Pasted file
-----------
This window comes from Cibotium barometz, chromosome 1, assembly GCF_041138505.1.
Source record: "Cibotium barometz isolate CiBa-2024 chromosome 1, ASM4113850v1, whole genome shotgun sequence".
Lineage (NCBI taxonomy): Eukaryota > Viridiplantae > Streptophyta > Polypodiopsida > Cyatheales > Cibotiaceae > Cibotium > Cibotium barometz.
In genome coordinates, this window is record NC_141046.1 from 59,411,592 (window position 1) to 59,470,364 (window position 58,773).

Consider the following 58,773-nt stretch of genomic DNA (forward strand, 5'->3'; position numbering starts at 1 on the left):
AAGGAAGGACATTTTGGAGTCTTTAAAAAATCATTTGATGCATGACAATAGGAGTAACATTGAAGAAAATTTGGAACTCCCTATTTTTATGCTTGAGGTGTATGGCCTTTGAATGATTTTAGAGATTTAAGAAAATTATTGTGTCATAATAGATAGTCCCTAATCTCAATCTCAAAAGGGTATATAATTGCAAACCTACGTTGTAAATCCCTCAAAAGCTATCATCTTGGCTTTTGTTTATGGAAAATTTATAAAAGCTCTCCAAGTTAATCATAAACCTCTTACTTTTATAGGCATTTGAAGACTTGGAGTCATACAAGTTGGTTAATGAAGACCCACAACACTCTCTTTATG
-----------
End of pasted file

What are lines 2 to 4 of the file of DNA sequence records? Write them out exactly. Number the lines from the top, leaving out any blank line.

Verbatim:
Source record: "Cibotium barometz isolate CiBa-2024 chromosome 1, ASM4113850v1, whole genome shotgun sequence".
Lineage (NCBI taxonomy): Eukaryota > Viridiplantae > Streptophyta > Polypodiopsida > Cyatheales > Cibotiaceae > Cibotium > Cibotium barometz.
In genome coordinates, this window is record NC_141046.1 from 59,411,592 (window position 1) to 59,470,364 (window position 58,773).